Leslie Raycraft is extremely organized. And entrepreneurial. The busy mom and trained pharmacist founded POSH (Personal Organization Solutions for the Home) in March 2016.

Leslie told Innovation Destination Hartford about her entrepreneurial journey and what it means to launch a startup.

“I was always entrepreneurial. I’ve always wanted to start my own business and I’ve always loved to organize,” she says.

“As a pharmacist, you have to be detailed-oriented and organized. I’ve organized in the pharmacy and at home. I do it everywhere and I love doing it, so why not make it a business?” she adds.

“I help clients declutter and organize their spaces, allowing an increase in productivity and efficiency in people’s lives. Offices, kitchens, pantries, bedrooms, basements, attics, sheds, craft rooms, photos, etc. When people get organized they not only save time, they save money,” she emphasizes.”

When the last pharmacy Leslie worked for got bought out, she thought to herself, “This is as good a time as any.”


Leslie is quick to admit she’s just starting to build her network. She’s hoping to get involved with the Women’s Business Center at the University of Hartford Entrepreneurial Center.

In an effort to get involved with the community and start networking, Leslie searched online, found and joined The Breakfast Club, run by Melissa Bouchet. The local meetup group is designed for committed networkers who are each an expert in their own (respective) field.

“What’s great about The Breakfast Club is that it only includes one person from each industry—one real estate agent, one loan officer, etc.—so you’re not competing with anyone within the group,” she explains.


Leslie sees plenty of opportunity for collaboration—and she’s open to it as well. She’s been engaging with moving companies and people moving into assisted living-types of facilities.

She also began attending local open house viewings to meet real estate agents and talk to them about how her services can help get people’s homes prepared for sale through decluttering, organizing and even helping them pack.


What really stands out about POSH is that it is unique to each person, notes Leslie. “With every scenario I go into, every person has a different need. I’m solving it like a puzzle, fitting pieces together and figuring out the best solution for each person,” she says.

She definitely has a passion for it—as evidenced by her organizational work in IDH Website Curator Nan Price’s home office. “She has the unique ability to handle the very personal aspect to it. Getting rid of clutter is a very personal thing, and I never felt judged or intimidated,” says Nan.

Leslie acknowledges that “People are always so embarrassed.” But she encourages her clients by telling them, “Everybody’s got clutter. I’m not there to judge, I’m just there to help—and it’s no big deal.”

She adds, “Having that outside person helps people look at it from a different perspective. I’ve always been told I make it easy for them to make a decision to move something forward or give it away. Sometimes it’s just about asking those prompting questions to make people really think about the item: Do I really need it, use it, love it?”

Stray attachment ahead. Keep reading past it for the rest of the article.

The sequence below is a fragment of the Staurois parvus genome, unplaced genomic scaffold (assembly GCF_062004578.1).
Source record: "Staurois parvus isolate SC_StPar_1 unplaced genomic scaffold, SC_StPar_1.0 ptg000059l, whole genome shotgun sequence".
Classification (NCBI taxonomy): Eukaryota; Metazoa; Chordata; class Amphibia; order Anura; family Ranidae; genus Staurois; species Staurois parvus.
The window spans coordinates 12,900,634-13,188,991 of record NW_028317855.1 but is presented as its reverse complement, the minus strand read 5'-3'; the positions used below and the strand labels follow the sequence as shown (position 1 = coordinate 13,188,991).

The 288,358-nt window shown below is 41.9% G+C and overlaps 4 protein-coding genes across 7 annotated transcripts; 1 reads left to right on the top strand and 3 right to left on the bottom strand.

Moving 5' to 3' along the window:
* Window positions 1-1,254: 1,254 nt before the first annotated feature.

Leslie also does something really unique with kid’s artwork from school. “Anyone who has had a child go through the school system in the last 10 to 20 years knows how much art comes home,” she acknowledges. “No one wants to throw it out, so it goes into the attic or in the back of a closet.”

Leslie takes pictures of the artwork and then uses the pictures and pieces of the artwork to create a beautiful scrapbook for the client. “At that point, the guilt is relieved and the masses of artwork can be recycled!”


Leslie’s dedication to helping others also includes a commitment to giving back. She connected with Sara Salomons, Director of Development & Communications at Journey Home, a Hartford-based organization creating innovative solutions to end chronic homelessness in the community.

“When I’m helping someone organize, I’m always thinking of other ways things can be used, to repurpose it if possible. I don’t want to just throw things in the trash. Anyone can just throw something out. I want to find the next home for it,” she says.

“When I tell my clients about the impact they can make in the community by donating their items, they’re more apt to give up their stuff,” explains Leslie.  People feel better knowing their possessions are going to help someone. Journey Home is a perfect solution.”

She recently spent five hours on a Sunday morning reorganizing the storage units for Journey Home along with a small group of dedicated volunteers, her three kids and husband included. Now everything has a dedicated place and is easy to find. The clients can walk in the unit and pick out what they need.


This is just the beginning for Leslie. Her one-year goal?

“I would love my phone to be ringing off the hook. I would love people to just keep referring me, word of mouth being the best form of advertising.” she says.

“I love working with people,” she adds. “Everyone has a story to tell. I feel that I learn as much from my clients as they do from me.”

Learn more about POSH (Personal Organization Solutions for the Home).

Find out more about entrepreneurial women participating in the Women’s Business Roundtable through the University of Hartford Entrepreneurial Center: